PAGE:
Hospital Services

  • Cardiac Ablation

    Ablation is appropriate when a person has abnormal heart rhythms (arrhythmias) that cannot be controlled by lifestyle changes or medications.

  • Cardioversion and Defibrillation

    Both cardioversion and defibrillation deliver an electrical shock to the heart. The shock can restore a normal heartbeat.

  • Defibrillator Implant

    An implantable cardioverter defibrillator (ICD), or defibrillator, stops dangerously fast heart rhythms in the ventricles (the heart’s lower chambers).

  • Heart Failure Device Implant

    A heart failure device, also called a CRT device, treats certain types of heart failure. When the heart’s lower chambers (ventricles) pump or contract in an uncoordinated way, it is called dyssynchrony. The CRT device treats dyssynchrony. CRT stands for cardiac resynchronization therapy.

  • Pacemaker Implant

    The most common reason a pacemaker is needed for heartbeat that slows to an unhealthy rate, or bradycardia. A pacemaker resets the heart rate to an appropriate pace, ensuring adequate blood and oxygen are delivered to the brain and other parts of the body.

Office Services

  • Electrocardiogram

    An electrocardiogram (ECG or EKG) reveals how your heart’s electrical system is working.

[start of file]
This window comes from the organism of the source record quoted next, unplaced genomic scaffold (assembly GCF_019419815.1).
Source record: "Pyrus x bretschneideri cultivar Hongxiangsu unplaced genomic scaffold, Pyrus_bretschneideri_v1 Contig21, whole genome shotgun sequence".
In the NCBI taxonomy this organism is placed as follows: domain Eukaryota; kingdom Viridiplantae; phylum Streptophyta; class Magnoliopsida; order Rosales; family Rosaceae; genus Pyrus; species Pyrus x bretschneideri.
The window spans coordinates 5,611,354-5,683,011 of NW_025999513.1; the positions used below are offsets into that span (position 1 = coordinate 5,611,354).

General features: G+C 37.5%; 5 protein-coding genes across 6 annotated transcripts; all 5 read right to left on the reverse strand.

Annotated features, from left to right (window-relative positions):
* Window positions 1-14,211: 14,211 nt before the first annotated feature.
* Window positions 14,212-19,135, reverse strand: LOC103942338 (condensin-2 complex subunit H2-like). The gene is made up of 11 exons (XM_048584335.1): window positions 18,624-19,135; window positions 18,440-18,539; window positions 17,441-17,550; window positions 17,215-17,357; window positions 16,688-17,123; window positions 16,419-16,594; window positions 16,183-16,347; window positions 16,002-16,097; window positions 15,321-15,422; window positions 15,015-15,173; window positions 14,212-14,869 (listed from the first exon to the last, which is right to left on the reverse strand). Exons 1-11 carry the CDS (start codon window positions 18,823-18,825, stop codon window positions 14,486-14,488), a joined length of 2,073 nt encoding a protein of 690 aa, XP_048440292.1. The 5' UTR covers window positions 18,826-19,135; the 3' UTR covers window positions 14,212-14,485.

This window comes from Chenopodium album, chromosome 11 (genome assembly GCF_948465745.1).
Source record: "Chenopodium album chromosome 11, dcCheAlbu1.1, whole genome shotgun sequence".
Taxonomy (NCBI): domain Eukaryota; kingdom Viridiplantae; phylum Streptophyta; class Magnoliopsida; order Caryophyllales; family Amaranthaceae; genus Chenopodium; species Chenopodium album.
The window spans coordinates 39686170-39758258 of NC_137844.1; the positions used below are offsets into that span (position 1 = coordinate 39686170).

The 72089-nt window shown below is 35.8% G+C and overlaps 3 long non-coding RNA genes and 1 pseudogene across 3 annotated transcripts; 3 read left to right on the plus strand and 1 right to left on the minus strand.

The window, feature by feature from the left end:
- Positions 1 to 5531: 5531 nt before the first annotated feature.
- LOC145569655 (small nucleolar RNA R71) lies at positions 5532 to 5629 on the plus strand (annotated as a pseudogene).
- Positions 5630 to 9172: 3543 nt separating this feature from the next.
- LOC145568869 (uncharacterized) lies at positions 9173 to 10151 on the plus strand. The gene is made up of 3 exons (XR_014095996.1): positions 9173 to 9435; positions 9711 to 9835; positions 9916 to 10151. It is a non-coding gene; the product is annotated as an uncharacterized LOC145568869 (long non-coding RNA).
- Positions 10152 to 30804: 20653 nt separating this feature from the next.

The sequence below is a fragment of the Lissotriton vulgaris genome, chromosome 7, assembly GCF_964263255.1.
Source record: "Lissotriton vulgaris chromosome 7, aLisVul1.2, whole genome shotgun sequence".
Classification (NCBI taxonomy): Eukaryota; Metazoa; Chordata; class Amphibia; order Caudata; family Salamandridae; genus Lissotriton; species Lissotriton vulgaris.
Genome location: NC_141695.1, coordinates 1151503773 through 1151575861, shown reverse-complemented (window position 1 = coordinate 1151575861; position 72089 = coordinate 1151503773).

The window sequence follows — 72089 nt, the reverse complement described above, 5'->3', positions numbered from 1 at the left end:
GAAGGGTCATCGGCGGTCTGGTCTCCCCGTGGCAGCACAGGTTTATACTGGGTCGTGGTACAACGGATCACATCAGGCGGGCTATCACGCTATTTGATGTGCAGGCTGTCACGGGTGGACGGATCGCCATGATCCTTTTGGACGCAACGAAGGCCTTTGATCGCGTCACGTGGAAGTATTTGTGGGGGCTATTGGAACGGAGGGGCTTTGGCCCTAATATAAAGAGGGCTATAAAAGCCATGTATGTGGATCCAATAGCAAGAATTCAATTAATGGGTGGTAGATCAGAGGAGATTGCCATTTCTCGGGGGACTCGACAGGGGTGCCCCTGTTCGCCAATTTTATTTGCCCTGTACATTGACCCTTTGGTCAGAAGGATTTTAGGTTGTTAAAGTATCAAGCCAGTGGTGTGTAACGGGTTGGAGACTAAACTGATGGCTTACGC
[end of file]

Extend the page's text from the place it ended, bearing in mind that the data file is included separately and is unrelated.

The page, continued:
• Echocardiogram

    An echocardiogram (also called an echo) is a two-dimensional moving image of the heart. An echo uses Doppler ultrasound technology.

  • Electrophysiology Study

    An electrophysiology study is a test of your heart’s electrical system.

  • Event Recorder

    An event recorder is a small device that tracks your heart’s electrical activity. An event recorder monitors your heart’s electrical activity for an extended period of time – usually from a week to a month or more.

  • Holter Monitoring

    Holter monitoring uses a small recording device called a Holter monitor. The monitor tracks and records your heart’s electrical activity, usually for 24-48 hours.

  • Stress Test

    A stress test is a type of electrocardiogram (ECG or EKG). Regular ECG’s examine how your heart beats at rest. Stress tests examine your heart’s response to exercise, or stress.

  • Tilt Table

    The tilt table test checks to see how a change in position – from lying to standing – affects heart rate and blood pressure. Your doctor uses the test to try and reproduce your symptoms of syncope (fainting).